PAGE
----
Patrick Thompson rides a toy pony at the store.

Patrick Thompson rides a toy pony at the store.

Vince Cannino with stands by some of the donated high-end tile for sale.

Vince Cannino with stands by some of the donated high-end tile for sale.

Contractors and everyday residents looking for bargains have made the ReStore a popular spot. The new location is also attracting many curious drivers-by, who stop, come in and inquire about the store, giving employees a chance to educate them about the ReStore and Habitat.

“Old customers are finding us,” Thompson said. “More importantly new customers are finding us, people just driving by and stopping.”

Preston Mickens finds a deal in the light fixtures section.

Preston Mickens finds a deal in the light fixtures section.

ReStore regular Preston Mickens dropped in Saturday morning. Within minutes, he’d already found a light fixture he liked. Mickens said he often uses the quality lumber and other materials at the store for home improvement projects. He said he was impressed with the new location and has always appreciated the ReStore’s outstanding customer service and selection.

“With a place this big and nice, they’ll make money,” Mickens said.
City Council member Jeff MacIntosh is also a ReStore regular. MacIntosh, who spoke during the ribbon-cutting ceremony, is a realtor who restores old homes with his interior designer wife, Susan. At the ReStore, the couple has purchased hard-to-find flooring, appliances, doors and windows.

“There really is very few places in town where you can get antique building materials,” said MacIntosh, who is among the volunteers helping Habitat revitalize Cherry Street.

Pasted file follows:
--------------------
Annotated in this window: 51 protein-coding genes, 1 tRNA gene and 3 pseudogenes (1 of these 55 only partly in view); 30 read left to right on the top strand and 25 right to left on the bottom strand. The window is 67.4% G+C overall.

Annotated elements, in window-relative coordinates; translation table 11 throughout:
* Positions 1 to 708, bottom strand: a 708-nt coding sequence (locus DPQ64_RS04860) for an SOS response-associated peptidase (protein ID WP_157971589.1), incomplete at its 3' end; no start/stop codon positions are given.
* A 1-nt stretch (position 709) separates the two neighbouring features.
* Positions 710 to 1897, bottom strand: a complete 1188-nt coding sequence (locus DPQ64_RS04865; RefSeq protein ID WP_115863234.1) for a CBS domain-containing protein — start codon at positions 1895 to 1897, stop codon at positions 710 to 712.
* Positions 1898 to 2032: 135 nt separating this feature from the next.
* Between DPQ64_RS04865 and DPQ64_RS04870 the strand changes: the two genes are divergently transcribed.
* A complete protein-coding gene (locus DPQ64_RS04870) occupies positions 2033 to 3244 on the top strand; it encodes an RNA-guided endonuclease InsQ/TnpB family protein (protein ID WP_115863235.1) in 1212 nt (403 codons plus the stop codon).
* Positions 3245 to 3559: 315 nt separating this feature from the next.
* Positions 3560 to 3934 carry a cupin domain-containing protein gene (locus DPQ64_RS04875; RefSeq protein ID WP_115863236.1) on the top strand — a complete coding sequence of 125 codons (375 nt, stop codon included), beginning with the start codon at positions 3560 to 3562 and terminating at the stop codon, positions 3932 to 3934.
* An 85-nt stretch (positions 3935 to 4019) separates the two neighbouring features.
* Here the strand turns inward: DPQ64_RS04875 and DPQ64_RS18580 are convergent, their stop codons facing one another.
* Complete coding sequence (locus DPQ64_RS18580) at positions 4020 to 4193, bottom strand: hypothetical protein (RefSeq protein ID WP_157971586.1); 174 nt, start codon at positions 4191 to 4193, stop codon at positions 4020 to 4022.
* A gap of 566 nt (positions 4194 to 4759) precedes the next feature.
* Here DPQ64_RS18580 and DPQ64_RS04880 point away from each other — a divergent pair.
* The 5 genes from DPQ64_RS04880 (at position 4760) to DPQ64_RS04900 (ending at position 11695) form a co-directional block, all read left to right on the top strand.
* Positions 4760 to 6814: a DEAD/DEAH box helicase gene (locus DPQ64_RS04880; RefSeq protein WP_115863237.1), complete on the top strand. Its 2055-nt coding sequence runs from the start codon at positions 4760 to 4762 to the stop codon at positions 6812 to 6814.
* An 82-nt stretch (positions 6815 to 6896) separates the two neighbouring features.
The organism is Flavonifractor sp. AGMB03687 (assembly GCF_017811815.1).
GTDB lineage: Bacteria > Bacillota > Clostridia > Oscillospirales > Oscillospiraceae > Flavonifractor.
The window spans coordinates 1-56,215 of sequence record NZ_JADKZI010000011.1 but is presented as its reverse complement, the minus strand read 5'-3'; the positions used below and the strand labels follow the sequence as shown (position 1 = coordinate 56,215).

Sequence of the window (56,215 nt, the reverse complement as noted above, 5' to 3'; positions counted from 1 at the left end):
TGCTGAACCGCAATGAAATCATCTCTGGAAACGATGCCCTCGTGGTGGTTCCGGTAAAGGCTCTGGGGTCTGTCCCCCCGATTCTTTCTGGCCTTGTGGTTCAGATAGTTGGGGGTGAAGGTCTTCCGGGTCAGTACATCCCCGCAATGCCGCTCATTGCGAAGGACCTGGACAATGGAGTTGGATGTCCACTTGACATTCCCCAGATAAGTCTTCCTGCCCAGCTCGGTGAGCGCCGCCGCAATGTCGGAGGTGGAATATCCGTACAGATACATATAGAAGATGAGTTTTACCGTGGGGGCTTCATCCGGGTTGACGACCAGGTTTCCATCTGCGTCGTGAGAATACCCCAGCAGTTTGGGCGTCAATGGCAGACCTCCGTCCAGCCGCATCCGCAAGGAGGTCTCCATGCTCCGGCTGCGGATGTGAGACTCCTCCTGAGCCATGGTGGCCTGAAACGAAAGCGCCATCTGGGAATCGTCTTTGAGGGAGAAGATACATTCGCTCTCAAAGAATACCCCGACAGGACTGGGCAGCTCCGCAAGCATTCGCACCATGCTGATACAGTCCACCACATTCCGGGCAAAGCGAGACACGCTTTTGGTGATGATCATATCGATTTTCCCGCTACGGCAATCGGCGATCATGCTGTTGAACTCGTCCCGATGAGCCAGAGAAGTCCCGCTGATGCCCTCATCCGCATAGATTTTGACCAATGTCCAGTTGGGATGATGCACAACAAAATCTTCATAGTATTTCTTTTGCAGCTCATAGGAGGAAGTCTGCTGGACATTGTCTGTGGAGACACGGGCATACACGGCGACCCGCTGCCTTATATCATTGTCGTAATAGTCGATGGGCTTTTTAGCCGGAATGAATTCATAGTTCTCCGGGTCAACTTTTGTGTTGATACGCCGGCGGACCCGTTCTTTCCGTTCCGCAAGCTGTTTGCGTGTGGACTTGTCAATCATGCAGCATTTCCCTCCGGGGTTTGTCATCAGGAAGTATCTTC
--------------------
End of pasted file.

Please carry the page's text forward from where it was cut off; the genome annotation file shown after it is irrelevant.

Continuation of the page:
A view of some of the  ReStores’  offerings.

A view of some of the ReStores’ offerings.

Jingle Bakers’ Terri and Alan White giveaway sweet treats at the ribbon cutting.

Jingle Bakers’ Terri and Alan White giveaway sweet treats at the ribbon cutting.

WXII Anchor Cameron Kent and his wife, Sue, peruse the ReStore’s used books section.

WXII Anchor Cameron Kent and his wife, Sue, peruse the ReStore’s used books section.

Keeping the store full of unique and quality materials is the job of Procurement Director Vince Cannino. Individual donations can be dropped off at the store. ReStore employees and volunteers also pick up donated items of any size. Often, materials companies donate lumber, tiles and inventory they can’t use. Cannino often leads architectural salvages, taking windows, doors, flooring and other parts of buildings that are about to be demolished. He even drives around looking for and collecting stray and donated bricks.

“We have everything under the sun,” Cannino said. “It’s a shoppers paradise.”

The ReStore is located at 608 Coliseum Drive and is open Tuesday – Friday from 10 a.m. – 6 p.m. and on Saturday from 10 a.m. – 5 p.m. For information about donating, including scheduling a pick-up, call 336-893-8494 or visit www.habitatforsyth.org/restore.

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Todd Luck

Todd Luck